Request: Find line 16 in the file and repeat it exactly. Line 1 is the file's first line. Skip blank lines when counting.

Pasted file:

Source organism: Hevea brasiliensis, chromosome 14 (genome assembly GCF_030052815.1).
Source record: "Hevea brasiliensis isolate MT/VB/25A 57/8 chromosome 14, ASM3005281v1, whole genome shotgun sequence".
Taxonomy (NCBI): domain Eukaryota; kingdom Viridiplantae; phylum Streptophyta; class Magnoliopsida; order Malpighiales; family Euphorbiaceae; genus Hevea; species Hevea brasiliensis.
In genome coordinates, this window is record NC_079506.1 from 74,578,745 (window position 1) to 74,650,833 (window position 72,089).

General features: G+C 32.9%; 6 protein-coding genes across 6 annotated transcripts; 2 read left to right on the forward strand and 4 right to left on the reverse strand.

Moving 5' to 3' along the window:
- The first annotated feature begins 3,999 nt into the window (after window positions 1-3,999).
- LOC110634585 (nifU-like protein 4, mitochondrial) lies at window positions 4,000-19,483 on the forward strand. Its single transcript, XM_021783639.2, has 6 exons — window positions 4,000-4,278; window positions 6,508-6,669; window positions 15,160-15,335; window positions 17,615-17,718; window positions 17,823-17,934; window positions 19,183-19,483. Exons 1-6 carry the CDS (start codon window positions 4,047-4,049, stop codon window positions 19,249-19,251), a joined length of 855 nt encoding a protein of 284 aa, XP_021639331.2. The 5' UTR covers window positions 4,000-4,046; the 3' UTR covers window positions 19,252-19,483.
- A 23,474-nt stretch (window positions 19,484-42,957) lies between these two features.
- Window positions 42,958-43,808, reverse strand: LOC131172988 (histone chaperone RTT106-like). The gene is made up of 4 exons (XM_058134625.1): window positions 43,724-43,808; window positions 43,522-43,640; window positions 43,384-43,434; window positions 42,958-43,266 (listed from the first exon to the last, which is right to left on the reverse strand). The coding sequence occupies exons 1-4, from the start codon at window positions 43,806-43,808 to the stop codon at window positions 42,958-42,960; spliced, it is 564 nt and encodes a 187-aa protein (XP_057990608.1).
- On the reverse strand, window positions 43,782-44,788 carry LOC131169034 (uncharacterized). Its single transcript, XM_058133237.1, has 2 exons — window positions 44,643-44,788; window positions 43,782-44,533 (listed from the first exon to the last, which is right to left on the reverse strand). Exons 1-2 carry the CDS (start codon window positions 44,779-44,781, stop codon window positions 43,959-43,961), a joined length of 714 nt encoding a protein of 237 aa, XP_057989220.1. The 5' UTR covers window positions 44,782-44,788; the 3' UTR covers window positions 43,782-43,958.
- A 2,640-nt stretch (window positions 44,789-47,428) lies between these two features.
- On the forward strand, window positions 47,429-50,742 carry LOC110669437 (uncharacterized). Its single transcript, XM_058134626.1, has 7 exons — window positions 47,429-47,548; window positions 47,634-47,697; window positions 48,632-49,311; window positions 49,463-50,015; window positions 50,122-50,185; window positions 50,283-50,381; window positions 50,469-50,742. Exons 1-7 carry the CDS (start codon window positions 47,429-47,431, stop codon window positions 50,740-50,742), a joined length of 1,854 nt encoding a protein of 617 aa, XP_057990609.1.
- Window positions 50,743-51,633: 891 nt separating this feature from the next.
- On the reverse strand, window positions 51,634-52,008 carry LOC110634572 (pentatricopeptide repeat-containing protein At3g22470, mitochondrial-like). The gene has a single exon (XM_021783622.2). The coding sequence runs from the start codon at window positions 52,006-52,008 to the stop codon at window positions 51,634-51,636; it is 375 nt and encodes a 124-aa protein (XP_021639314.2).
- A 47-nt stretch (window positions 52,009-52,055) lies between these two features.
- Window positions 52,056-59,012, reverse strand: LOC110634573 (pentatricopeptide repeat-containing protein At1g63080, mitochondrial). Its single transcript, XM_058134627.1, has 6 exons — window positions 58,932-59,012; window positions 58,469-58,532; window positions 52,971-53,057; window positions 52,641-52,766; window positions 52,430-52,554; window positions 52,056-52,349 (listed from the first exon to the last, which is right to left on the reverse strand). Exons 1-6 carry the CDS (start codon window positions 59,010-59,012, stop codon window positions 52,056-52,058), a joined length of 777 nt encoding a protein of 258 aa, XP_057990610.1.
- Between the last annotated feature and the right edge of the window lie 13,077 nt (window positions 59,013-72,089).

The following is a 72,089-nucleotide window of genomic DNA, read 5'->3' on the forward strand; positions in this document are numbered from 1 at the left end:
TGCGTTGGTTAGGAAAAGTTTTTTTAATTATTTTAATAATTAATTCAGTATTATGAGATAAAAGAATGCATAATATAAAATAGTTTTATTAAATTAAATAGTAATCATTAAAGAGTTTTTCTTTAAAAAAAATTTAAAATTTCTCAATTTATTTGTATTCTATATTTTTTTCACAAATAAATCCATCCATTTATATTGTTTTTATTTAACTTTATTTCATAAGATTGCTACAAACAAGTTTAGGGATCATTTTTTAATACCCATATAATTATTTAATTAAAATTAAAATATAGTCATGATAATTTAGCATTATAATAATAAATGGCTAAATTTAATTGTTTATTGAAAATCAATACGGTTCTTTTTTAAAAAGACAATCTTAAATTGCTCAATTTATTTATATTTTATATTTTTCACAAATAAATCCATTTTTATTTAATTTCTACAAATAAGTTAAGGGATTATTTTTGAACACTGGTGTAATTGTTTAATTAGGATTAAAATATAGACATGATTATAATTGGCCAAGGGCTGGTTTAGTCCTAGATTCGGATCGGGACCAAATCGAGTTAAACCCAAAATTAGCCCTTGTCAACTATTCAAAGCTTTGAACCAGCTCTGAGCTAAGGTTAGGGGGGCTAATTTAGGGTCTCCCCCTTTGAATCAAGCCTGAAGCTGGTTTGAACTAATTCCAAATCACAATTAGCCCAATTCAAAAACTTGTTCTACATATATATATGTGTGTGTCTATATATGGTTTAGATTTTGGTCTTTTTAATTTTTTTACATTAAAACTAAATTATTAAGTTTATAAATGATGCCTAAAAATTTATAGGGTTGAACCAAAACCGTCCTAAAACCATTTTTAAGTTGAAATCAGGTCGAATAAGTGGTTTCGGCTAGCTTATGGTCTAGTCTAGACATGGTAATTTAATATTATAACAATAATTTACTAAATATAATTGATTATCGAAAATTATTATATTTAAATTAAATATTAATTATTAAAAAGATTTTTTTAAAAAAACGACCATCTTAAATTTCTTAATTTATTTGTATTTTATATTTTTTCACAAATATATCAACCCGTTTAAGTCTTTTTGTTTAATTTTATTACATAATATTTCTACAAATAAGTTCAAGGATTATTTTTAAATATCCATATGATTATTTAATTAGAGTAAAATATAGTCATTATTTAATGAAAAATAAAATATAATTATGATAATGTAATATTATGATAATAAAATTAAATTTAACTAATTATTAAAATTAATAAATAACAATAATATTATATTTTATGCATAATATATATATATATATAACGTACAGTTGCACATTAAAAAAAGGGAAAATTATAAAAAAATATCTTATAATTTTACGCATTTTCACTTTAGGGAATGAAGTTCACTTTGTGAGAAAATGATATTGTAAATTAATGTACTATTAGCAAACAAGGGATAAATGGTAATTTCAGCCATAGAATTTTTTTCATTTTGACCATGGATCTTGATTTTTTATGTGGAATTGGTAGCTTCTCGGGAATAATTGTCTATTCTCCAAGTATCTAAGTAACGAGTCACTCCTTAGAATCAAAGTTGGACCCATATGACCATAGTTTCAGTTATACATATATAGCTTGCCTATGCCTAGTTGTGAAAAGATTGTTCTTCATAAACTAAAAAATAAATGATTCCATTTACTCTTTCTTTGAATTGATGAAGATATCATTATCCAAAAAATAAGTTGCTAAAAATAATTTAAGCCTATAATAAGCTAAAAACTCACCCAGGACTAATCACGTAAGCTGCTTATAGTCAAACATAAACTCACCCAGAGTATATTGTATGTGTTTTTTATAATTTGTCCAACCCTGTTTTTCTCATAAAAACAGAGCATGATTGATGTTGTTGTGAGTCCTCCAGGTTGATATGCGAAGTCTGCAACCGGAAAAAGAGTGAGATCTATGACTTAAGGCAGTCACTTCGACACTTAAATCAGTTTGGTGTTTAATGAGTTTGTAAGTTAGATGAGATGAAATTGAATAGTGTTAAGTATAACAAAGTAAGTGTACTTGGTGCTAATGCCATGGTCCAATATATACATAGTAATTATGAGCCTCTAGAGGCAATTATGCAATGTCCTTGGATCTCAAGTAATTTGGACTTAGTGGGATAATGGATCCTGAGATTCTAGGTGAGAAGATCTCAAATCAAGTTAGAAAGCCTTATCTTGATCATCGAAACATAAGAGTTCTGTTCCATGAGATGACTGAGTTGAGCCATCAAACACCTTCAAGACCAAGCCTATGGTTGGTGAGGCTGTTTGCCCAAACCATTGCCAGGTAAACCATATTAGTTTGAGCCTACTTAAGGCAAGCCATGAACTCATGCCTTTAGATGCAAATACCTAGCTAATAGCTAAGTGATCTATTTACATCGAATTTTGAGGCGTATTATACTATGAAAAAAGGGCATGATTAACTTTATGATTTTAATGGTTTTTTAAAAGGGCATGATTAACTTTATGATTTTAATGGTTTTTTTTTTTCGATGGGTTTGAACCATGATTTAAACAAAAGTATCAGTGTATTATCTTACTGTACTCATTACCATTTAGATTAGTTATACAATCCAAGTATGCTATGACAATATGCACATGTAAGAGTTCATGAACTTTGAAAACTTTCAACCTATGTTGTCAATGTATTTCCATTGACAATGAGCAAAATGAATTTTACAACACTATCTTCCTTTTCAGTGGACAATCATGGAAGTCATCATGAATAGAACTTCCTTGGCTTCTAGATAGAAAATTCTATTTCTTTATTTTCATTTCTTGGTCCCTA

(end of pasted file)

- A 47-nt stretch (window positions 52,009-52,055) lies between these two features.